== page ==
South Africa's HIV Epidemic

An estimated 6.8 million people were living with HIV/AIDS in South Africa in 2014, more than in any other country the world. It is believed that in 2014, over 200,000 South Africans died of AIDS related illnesses.  The national prevalence among adults is around 19%, with some age groups being particularly affected.

An estimated 340,000 children under 14 years old  are living with HIV in South Africa.  In addition around 25% of all new infections in South Africa are in young people aged 15-24 years, and rates of new infections among women are four times higher than that of men in this age group. 

Young people and HIV

South Africa’s HIV and AIDS epidemic has had a devastating effect on children and teenagers in a number of ways.  AIDS related illness is the leading cause of death among young children in South Africa.  AIDS is also the leading cause of death in teens in Africa and the second leading cause of death in teens globally.  While the issue of access to HIV and AIDS treatment has come to the forefront of global health policies, children infected or affected by the HIV epidemic have been passed over.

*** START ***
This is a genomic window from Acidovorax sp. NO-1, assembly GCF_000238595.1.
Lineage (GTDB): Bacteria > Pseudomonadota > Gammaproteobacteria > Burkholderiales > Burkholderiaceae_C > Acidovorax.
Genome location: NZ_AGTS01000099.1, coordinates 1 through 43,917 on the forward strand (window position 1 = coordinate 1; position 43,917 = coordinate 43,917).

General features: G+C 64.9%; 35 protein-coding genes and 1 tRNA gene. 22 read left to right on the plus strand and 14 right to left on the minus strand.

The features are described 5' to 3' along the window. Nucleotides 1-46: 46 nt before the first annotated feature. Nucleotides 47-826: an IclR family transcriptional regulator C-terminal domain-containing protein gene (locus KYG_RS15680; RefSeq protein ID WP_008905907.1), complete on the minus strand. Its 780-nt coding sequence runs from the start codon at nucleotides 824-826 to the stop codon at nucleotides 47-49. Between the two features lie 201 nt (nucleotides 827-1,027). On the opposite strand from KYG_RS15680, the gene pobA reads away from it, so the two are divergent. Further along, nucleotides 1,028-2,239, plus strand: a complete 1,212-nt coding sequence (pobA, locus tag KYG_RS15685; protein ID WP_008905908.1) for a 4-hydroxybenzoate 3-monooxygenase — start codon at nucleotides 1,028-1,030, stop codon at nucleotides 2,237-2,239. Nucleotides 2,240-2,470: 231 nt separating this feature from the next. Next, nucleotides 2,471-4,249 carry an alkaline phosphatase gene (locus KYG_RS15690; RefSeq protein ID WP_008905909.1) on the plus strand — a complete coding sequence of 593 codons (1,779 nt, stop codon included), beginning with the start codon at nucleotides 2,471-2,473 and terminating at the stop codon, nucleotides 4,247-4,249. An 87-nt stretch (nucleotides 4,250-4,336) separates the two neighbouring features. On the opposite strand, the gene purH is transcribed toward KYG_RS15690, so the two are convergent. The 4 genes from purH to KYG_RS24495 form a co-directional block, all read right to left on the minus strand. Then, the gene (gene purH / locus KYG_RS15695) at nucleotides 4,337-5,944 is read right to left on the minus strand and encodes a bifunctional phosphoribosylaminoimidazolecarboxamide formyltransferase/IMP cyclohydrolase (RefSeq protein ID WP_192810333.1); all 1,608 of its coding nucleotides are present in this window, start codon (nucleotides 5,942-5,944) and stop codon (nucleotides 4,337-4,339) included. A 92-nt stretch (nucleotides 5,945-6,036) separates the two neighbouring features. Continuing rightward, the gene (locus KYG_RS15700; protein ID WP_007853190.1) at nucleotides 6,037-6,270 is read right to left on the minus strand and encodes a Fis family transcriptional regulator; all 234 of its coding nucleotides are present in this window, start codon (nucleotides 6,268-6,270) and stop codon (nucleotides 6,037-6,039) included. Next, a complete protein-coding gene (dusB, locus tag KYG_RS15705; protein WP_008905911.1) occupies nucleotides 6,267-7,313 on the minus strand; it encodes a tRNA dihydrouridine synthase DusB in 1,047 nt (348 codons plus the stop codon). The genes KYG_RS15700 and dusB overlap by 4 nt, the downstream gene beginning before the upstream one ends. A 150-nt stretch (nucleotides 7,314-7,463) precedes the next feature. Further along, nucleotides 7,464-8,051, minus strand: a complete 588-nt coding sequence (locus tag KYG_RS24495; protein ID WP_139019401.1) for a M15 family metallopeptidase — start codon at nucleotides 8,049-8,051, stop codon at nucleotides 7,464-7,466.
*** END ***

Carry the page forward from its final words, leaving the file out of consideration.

In many instances the virus was transmitted from the child’s mother. Consequently, the children living with HIV have often been born into families where the virus may have orphaned the child or had a severe impact on health, income, productivity and the ability to care for each other.  Children living with HIV and AIDS face medical, cognitive, behavioral, and psychosocial problems as a result of their illness and the context in which they live.

Choosing to focus on children and teens is to focus on a neglected population, a pocket of people who have fallen through the cracks; we are proud to target this population and provide them with the tools they need to live healthy, productive lives.